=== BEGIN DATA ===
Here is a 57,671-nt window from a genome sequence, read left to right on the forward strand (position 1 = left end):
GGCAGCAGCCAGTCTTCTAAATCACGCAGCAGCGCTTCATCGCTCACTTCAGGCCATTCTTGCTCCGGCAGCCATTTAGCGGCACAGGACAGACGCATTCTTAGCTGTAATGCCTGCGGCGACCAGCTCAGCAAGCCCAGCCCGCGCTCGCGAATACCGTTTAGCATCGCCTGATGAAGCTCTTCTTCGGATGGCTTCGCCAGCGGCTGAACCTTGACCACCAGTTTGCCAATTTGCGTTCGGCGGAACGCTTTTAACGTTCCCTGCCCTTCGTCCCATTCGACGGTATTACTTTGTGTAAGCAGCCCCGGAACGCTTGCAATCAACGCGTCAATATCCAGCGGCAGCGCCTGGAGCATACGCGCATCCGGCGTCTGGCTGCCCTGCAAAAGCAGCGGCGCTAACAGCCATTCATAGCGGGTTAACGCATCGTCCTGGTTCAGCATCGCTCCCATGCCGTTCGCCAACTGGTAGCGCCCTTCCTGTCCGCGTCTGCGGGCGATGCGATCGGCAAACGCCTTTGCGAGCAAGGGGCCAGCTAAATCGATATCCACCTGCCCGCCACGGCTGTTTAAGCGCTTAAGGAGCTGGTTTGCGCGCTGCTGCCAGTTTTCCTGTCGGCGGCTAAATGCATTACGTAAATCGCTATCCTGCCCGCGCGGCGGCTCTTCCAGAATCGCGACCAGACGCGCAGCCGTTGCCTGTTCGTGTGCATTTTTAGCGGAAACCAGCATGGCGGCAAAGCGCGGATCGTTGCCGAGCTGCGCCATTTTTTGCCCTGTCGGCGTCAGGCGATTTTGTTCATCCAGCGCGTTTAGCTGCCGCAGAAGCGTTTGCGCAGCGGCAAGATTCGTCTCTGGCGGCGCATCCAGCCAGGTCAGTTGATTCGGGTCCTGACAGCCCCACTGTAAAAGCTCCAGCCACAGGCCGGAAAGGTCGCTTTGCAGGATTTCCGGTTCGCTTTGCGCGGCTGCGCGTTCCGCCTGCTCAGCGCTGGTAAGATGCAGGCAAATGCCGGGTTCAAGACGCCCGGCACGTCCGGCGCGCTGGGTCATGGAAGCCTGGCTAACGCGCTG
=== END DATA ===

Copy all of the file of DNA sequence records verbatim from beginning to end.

Here is a 57,671-nt window from a genome sequence, read left to right on the forward strand (position 1 = left end):
GGCAGCAGCCAGTCTTCTAAATCACGCAGCAGCGCTTCATCGCTCACTTCAGGCCATTCTTGCTCCGGCAGCCATTTAGCGGCACAGGACAGACGCATTCTTAGCTGTAATGCCTGCGGCGACCAGCTCAGCAAGCCCAGCCCGCGCTCGCGAATACCGTTTAGCATCGCCTGATGAAGCTCTTCTTCGGATGGCTTCGCCAGCGGCTGAACCTTGACCACCAGTTTGCCAATTTGCGTTCGGCGGAACGCTTTTAACGTTCCCTGCCCTTCGTCCCATTCGACGGTATTACTTTGTGTAAGCAGCCCCGGAACGCTTGCAATCAACGCGTCAATATCCAGCGGCAGCGCCTGGAGCATACGCGCATCCGGCGTCTGGCTGCCCTGCAAAAGCAGCGGCGCTAACAGCCATTCATAGCGGGTTAACGCATCGTCCTGGTTCAGCATCGCTCCCATGCCGTTCGCCAACTGGTAGCGCCCTTCCTGTCCGCGTCTGCGGGCGATGCGATCGGCAAACGCCTTTGCGAGCAAGGGGCCAGCTAAATCGATATCCACCTGCCCGCCACGGCTGTTTAAGCGCTTAAGGAGCTGGTTTGCGCGCTGCTGCCAGTTTTCCTGTCGGCGGCTAAATGCATTACGTAAATCGCTATCCTGCCCGCGCGGCGGCTCTTCCAGAATCGCGACCAGACGCGCAGCCGTTGCCTGTTCGTGTGCATTTTTAGCGGAAACCAGCATGGCGGCAAAGCGCGGATCGTTGCCGAGCTGCGCCATTTTTTGCCCTGTCGGCGTCAGGCGATTTTGTTCATCCAGCGCGTTTAGCTGCCGCAGAAGCGTTTGCGCAGCGGCAAGATTCGTCTCTGGCGGCGCATCCAGCCAGGTCAGTTGATTCGGGTCCTGACAGCCCCACTGTAAAAGCTCCAGCCACAGGCCGGAAAGGTCGCTTTGCAGGATTTCCGGTTCGCTTTGCGCGGCTGCGCGTTCCGCCTGCTCAGCGCTGGTAAGATGCAGGCAAATGCCGGGTTCAAGACGCCCGGCACGTCCGGCGCGCTGGGTCATGGAAGCCTGGCTAACGCGCTG